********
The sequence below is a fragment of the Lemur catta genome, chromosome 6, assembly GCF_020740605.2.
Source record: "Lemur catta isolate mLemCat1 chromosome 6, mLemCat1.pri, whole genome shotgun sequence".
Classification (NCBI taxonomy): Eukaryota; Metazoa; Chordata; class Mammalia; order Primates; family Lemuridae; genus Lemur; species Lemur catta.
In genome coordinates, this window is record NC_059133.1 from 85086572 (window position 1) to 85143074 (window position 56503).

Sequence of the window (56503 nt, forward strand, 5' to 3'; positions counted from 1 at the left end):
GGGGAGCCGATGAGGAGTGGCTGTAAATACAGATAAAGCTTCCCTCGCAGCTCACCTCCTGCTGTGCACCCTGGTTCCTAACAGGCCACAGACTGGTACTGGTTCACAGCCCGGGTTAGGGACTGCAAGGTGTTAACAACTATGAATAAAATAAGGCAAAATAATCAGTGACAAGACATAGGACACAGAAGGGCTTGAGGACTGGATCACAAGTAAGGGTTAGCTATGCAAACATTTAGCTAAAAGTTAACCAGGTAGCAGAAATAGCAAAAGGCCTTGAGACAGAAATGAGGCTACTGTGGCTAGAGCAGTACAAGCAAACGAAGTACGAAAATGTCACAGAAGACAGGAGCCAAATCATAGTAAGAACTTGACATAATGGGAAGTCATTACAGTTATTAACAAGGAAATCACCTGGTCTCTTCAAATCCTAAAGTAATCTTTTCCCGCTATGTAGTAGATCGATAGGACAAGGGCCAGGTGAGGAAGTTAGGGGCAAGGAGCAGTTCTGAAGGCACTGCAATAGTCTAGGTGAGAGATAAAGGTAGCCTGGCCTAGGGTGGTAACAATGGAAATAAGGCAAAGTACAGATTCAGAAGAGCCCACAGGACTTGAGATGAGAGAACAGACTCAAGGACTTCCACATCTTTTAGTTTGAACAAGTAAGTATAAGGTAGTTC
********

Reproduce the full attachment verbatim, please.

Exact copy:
The sequence below is a fragment of the Lemur catta genome, chromosome 6, assembly GCF_020740605.2.
Source record: "Lemur catta isolate mLemCat1 chromosome 6, mLemCat1.pri, whole genome shotgun sequence".
Classification (NCBI taxonomy): Eukaryota; Metazoa; Chordata; class Mammalia; order Primates; family Lemuridae; genus Lemur; species Lemur catta.
In genome coordinates, this window is record NC_059133.1 from 85086572 (window position 1) to 85143074 (window position 56503).

Sequence of the window (56503 nt, forward strand, 5' to 3'; positions counted from 1 at the left end):
GGGGAGCCGATGAGGAGTGGCTGTAAATACAGATAAAGCTTCCCTCGCAGCTCACCTCCTGCTGTGCACCCTGGTTCCTAACAGGCCACAGACTGGTACTGGTTCACAGCCCGGGTTAGGGACTGCAAGGTGTTAACAACTATGAATAAAATAAGGCAAAATAATCAGTGACAAGACATAGGACACAGAAGGGCTTGAGGACTGGATCACAAGTAAGGGTTAGCTATGCAAACATTTAGCTAAAAGTTAACCAGGTAGCAGAAATAGCAAAAGGCCTTGAGACAGAAATGAGGCTACTGTGGCTAGAGCAGTACAAGCAAACGAAGTACGAAAATGTCACAGAAGACAGGAGCCAAATCATAGTAAGAACTTGACATAATGGGAAGTCATTACAGTTATTAACAAGGAAATCACCTGGTCTCTTCAAATCCTAAAGTAATCTTTTCCCGCTATGTAGTAGATCGATAGGACAAGGGCCAGGTGAGGAAGTTAGGGGCAAGGAGCAGTTCTGAAGGCACTGCAATAGTCTAGGTGAGAGATAAAGGTAGCCTGGCCTAGGGTGGTAACAATGGAAATAAGGCAAAGTACAGATTCAGAAGAGCCCACAGGACTTGAGATGAGAGAACAGACTCAAGGACTTCCACATCTTTTAGTTTGAACAAGTAAGTATAAGGTAGTTC